Zambia ethical travelZambia is one of the continent’s largest and most sparsely populated countries, shaped like a huge butterfly. Much of the country is an undulating plateau and the most interesting sights are round the edge – the Victoria Falls and Lake Kariba in the south; the Luangwa Valley game reserves in the east; Lake Tanganyika, Kasaba Bay and the Kalambo Falls in the north. There are 70 different ethnic groups and seven main languages, as well as English, which is widely spoken.

Although it is the world’s fourth largest supplier of copper (accounting for 75 per cent of its foreign currency), Zambia is a poor country; but after many years of industrial decline the economy has grown in recent years thanks to high prices for copper, cobalt and other exports and to good management, which has led to much of its debt being cancelled as a highly indebted poor country (HIPC). The currency, the kwacha, even appreciated for a time. In one of his last speeches, President Mwanawasa, who died in 2008, regretted that poverty remained as widespread as ever, both in rural areas and urban slums. Two-thirds of the population live on less than US$1 a day and 85 percent are subsistence farmers.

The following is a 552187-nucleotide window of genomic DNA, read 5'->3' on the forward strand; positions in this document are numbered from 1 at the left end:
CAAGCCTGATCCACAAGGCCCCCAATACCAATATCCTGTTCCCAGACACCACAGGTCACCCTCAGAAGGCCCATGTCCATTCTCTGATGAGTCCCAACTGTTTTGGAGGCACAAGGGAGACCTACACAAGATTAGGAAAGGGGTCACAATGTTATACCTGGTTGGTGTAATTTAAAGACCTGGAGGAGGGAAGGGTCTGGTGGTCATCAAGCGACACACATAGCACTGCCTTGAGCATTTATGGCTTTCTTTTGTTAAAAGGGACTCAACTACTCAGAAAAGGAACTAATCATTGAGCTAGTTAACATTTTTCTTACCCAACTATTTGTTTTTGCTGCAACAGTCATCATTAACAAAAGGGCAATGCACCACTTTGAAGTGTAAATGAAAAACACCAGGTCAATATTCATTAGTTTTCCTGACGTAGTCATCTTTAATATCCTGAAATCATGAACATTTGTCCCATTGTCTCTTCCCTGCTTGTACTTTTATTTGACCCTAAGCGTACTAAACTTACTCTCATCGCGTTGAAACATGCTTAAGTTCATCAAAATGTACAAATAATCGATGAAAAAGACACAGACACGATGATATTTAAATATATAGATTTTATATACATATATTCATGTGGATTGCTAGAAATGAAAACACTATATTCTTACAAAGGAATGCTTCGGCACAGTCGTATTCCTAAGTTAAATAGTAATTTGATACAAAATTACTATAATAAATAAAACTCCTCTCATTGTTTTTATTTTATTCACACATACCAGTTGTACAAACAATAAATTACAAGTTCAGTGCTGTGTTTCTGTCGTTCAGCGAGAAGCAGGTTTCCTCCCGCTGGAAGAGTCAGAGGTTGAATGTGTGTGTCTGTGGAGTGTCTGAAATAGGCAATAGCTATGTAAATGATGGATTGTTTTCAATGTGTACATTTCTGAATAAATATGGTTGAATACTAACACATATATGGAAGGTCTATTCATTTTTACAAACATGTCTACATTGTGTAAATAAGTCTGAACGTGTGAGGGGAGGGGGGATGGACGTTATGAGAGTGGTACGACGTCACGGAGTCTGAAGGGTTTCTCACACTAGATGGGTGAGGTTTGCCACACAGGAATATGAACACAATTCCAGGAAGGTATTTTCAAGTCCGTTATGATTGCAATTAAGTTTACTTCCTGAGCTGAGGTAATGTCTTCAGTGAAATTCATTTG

Zambia has always tried to promote tourism, but it has never taken off in a big way. The country’s 19 national parks are being improved and you will not find too many tourists between you and the animals. A speciality in Zambia is walking safaris in the Luangwa Valley. Zambia has the opportunity to learn how to develop tourism from other nations’ mistakes and, in a country where there are few tourists, there is a responsibility on the visitor to tread lightly.